A few of my favourite celebs have been busted either recently or in the past for drunk driving, and every time I hear a story about anyone – regardless of race, creed, job, etc, driving drunk or high I get really angry.
I’ve talked about this before on social media, but one of my brother’s best friends got killed by a drunk and high driver. He was walking – because he too was a bit stoned – across the street, and he got hit by someone who was under the influence of whatever, and he died. The driver did not stick around.
It devastated my brother and changed the way he drinks, it also changed the way he approaches relationships, it changed everything about who he is, and I still look at him, wondering if he’s okay.
If he’s drinking it’s because he knows he isn’t driving but it’s more than that.
It’s the knowledge of the fact that every time he drinks, I know what he’s thinking. There is never a time he’s not thinking about his friend who didn’t get to finish college, get married, or have babies, but the fact that he existed is never forgotten by his friends, his family, or the people that love them.
Instead of being alive, he’s a memory, a story, a cautionary tale, and that’s the part that makes me angrier than anything in the world. When you are a celebrity, and the world worships at your feet, I know there’s pressure, but I also know you have the ability to get the kind of help most of us dream of, and choosing not to, stops being “I’m scared,” and becomes “I’m just too selfish to bother,” really quick.
I don’t want to see another person driving drunk or high, but more than that I just don’t want to see someone else die because of a decision you made.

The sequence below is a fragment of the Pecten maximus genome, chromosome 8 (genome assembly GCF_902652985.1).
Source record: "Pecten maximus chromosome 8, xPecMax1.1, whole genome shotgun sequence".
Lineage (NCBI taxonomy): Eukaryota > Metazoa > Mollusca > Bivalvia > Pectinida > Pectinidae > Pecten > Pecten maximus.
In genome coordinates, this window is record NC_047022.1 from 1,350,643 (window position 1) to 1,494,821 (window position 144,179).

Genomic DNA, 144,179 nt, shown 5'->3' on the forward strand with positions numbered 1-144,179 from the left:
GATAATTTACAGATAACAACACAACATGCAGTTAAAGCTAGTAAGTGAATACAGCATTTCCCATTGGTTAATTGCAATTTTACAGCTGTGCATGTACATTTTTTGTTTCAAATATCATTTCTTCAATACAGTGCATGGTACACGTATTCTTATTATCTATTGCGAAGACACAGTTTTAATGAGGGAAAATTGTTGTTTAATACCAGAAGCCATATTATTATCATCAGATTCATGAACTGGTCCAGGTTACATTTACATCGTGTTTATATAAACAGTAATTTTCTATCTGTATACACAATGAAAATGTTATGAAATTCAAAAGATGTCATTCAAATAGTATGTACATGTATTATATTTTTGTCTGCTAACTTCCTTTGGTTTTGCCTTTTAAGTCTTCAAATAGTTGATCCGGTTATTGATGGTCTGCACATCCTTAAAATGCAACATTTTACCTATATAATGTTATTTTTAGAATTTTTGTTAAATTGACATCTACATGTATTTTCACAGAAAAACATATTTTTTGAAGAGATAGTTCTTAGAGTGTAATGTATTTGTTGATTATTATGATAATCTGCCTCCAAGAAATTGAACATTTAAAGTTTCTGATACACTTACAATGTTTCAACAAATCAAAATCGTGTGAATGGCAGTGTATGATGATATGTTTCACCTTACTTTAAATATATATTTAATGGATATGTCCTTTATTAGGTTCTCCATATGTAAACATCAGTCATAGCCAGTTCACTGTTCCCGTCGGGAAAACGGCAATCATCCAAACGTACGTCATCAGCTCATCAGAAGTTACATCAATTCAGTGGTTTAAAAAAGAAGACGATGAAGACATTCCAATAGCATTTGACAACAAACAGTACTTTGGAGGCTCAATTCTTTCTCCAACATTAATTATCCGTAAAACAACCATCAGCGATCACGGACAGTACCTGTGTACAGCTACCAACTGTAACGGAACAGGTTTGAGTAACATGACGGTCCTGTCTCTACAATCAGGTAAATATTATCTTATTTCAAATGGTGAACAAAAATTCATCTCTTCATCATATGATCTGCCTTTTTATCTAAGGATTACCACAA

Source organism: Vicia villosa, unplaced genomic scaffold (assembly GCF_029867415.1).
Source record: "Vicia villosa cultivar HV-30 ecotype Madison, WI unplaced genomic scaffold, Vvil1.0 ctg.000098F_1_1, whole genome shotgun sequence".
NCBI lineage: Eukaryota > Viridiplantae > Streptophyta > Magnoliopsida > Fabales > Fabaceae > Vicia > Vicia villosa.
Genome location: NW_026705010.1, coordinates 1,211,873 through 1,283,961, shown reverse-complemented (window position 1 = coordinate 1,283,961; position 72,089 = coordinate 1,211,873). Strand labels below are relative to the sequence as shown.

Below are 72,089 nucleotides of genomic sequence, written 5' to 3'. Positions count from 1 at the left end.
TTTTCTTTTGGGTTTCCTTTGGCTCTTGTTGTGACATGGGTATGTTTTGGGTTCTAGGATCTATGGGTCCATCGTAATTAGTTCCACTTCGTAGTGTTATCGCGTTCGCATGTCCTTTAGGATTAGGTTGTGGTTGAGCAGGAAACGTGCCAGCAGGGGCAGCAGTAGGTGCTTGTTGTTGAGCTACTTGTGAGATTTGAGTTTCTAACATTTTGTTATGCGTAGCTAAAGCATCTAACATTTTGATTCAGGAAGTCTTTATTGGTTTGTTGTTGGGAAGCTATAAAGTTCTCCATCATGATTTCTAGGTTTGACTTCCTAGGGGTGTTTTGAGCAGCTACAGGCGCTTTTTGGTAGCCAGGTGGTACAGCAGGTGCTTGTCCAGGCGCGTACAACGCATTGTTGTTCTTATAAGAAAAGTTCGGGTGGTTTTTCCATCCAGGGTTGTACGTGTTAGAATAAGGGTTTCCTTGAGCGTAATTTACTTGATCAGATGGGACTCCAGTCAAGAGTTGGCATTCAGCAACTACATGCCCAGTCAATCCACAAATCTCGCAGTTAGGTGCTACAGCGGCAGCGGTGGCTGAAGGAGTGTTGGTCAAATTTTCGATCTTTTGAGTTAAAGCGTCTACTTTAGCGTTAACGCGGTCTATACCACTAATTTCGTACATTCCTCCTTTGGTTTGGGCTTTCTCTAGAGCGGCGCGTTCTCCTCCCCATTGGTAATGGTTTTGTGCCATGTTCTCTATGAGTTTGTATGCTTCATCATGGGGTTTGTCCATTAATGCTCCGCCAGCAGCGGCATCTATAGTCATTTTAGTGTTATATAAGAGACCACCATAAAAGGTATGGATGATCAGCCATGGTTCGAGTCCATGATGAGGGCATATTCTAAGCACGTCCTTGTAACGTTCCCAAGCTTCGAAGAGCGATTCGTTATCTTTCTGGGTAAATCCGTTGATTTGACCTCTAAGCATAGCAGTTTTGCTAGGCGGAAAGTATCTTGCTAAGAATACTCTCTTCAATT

With more and more people coming into Surrey, BC, I’m seeing a lot more cars, and a lot more people are driving and because we have so many truly long and windy roads, it’s easy to become an excitable driver and not pay attention, especially at night.
Many of the folks who wander through Surrey at night wear dark clothing, and I’ve been in many cabs where drivers just barely almost didn’t see someone crossing the street.
“Is it worth it?” Isn’t the question that we should be asking people who drive and drink, it should be “how can we help you make better decisions?“
I get really irked when people I know brag about driving high, and I don’t always say so, not because I don’t have reasons, but because I get soo fucking angry, that it’s really hard for me to pull back when I say “hey, someone close to our family died, and that person isn’t coming back,” ESPECIALLY when it’s a) not my story to tell, and b) it was my brother’s story, and he’s not the kind of person to talk about this stuff.
He and his friends lost a family member, they lost someone they loved, and the worst part is that this happens to millions of people every single day.
At all times and hours of the day, men and women, and all kinds of folks, are getting behind the wheel of a car, while hammered or high, and literally taking lives away from those who would more than likely have chosen to be here, if they could have been.
While I hesitate to recommend any particular organization or group, I will say there will be groups and organizations that will help you find the assistance that you need, to ensure that your habits good or bad, don’t affect the lives of all those around you that will most assuredly end in their death.
Beyond that, we don’t particularly want you to die either, so if you could sit back, take some time to deal and heal up, we’d appreciate that a lot more than you pushing yourself to the brink where you or someone else ends up dead because you couldn’t find the help you need. If you really, REALLY can’t find help, come find me. I’ll move Heaven and Earth to help you find assistance, but I won’t support you if you keep drinking and driving.
Sending all our love,